Low back pain suppresses preparatory and triggered upper-limb activation after sudden upper-limb loading.
ABSTRACT A cross-sectional comparative study between healthy controls and patients with chronic low back pain (LBP).
To assess the effect of chronic LBP on biceps brachii muscle activation during sudden upper-limb loading.
Chronic LBP is related to altered trunk muscle function. However, it is not known if these changes are also found in upper-limb function, indicating a general effect.
Surface electromyographic recordings were made from the biceps brachii bilaterally from 22 control subjects without chronic LBP and 29 patients with chronic LBP. Electromyography was recorded during expected and unexpected limb loading, with the activation pattern recorded for analysis at 150 milliseconds before loading, and 3 consecutive 50 milliseconds periods following loading. RESULTS.: Chronic LBP patients had decreased biceps brachii activation before expected perturbation (P = 0.035) and during the third 50-millisecond period (from 100 to 150 milliseconds) after unexpected perturbation (P = 0.010). During the first 2, 50-millisecond periods (from 0 to 100 milliseconds) after the perturbation, the activation was similar.
Chronic LBP did not affect reflex activation of biceps brachii muscles but decreased preparatory and triggered reactions. The finding indicates that back pain may disturb higher level information processing in motor control.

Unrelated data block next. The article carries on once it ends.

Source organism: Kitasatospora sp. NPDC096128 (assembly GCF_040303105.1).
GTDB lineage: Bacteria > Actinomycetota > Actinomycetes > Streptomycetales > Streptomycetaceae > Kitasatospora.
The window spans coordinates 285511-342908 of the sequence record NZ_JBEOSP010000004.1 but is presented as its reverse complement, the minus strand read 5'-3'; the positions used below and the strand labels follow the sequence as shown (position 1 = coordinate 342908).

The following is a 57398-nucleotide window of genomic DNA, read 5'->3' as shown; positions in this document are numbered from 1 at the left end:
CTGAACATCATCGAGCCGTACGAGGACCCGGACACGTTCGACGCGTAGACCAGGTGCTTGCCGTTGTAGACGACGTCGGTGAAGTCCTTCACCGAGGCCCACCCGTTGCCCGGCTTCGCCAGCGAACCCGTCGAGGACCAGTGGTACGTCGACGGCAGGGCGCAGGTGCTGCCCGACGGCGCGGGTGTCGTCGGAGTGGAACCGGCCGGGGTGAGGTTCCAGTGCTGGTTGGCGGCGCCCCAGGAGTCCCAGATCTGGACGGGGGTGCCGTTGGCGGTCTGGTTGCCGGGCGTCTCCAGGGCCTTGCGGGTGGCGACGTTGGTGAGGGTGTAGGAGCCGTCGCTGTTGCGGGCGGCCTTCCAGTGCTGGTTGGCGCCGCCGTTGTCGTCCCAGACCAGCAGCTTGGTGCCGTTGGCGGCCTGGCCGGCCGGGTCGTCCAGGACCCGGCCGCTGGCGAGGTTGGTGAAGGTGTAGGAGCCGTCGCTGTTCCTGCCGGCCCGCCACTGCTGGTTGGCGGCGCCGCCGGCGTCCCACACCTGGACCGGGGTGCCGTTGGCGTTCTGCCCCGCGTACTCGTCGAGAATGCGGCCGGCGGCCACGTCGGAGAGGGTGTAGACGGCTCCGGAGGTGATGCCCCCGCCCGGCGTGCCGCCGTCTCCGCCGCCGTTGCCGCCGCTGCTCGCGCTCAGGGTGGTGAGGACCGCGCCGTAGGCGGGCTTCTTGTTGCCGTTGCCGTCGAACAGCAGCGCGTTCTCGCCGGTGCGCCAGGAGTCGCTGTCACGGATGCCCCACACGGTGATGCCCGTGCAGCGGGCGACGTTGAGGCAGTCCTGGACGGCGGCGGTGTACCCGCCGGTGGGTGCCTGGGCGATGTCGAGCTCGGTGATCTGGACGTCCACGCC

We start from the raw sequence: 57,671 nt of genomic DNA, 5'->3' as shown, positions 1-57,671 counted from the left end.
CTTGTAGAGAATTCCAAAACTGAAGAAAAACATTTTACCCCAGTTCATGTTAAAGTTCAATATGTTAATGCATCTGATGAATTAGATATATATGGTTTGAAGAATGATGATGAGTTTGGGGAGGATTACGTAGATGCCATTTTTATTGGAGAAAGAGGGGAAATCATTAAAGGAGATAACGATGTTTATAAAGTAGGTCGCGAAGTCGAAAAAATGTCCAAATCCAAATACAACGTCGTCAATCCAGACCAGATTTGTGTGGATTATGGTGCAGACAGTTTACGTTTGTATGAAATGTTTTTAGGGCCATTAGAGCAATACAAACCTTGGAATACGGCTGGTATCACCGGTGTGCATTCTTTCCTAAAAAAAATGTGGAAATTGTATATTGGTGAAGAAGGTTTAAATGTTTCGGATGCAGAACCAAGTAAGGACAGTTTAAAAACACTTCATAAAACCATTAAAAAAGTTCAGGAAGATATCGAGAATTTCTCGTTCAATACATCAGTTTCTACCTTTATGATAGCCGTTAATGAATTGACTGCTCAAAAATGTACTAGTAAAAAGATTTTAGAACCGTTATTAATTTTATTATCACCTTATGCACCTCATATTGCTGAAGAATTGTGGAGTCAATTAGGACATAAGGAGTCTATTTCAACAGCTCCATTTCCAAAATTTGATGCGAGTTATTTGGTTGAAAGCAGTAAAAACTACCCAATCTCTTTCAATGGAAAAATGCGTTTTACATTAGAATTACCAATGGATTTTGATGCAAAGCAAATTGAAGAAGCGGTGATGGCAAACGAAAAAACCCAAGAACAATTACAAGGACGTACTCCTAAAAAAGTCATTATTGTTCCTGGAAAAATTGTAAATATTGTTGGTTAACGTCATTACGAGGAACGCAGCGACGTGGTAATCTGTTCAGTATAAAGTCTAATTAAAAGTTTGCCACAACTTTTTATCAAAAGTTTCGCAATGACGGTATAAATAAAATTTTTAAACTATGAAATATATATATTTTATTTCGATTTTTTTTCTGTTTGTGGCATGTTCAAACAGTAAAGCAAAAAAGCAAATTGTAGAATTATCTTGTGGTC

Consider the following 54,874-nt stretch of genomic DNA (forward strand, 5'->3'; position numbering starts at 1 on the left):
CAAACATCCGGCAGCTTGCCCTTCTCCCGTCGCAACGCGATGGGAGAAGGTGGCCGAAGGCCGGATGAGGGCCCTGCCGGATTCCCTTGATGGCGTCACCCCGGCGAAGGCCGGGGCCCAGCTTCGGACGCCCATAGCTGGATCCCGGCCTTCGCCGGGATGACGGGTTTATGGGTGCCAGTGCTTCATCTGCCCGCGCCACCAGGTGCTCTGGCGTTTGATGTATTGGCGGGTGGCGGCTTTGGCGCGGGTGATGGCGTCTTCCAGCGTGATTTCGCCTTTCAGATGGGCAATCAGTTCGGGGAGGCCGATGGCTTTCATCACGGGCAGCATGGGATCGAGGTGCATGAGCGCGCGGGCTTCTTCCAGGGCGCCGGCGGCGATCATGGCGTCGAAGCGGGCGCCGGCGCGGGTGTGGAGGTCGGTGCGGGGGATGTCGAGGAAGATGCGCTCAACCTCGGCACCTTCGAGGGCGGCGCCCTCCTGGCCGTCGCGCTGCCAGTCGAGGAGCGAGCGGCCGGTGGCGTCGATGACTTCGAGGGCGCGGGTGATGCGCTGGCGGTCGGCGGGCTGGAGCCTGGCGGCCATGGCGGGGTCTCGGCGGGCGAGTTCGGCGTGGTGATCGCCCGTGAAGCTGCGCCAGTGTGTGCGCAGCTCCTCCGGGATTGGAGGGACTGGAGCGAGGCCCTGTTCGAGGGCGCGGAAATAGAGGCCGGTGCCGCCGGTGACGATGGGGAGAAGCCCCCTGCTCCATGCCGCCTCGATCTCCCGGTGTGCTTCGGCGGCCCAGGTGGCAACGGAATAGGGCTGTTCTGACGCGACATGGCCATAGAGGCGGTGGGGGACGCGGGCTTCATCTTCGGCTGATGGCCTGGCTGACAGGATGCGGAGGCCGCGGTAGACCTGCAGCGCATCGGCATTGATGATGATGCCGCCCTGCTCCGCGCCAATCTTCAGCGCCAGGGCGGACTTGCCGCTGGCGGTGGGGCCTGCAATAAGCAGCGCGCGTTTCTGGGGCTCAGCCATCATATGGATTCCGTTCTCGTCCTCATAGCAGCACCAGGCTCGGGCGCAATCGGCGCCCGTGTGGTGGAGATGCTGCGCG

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ABSTRACT: The emphasis in treating back pain has changed over the last century; moving from resting the patient ‘allowing tissues to heal’, towards encouraging movement and activity as early as possible. This has been mirrored by a shift from so-called passive treatments which were done to a patient (e.g. ultrasound and traction) to active ones where the patient is encouraged to play a role in their own recovery. Rehabilitation is a popular treatment option increasingly utilised by all major professions involved with musculoskeletal injury. Guidelines exist from several international bodies providing statements on rehabilitation and yet the evidence for its effectiveness appears week. There does not appear to be much advantage for patients with a first episode of short duration back pain in doing any specific back exercises. Where the pain is longer lasting or reoccurring it is likely that exercise can play a useful role in reducing pain and disability. However, the form that this exercise should take and the best way for it to be provided it is much less clear. This is in part because of the way evidence has been collated and also the rigid way that some guideline groups have set about producing their statements.Clinical Chiropractic 12/2008; 11(4):199-204. DOI:10.1016/j.clch.2009.02.001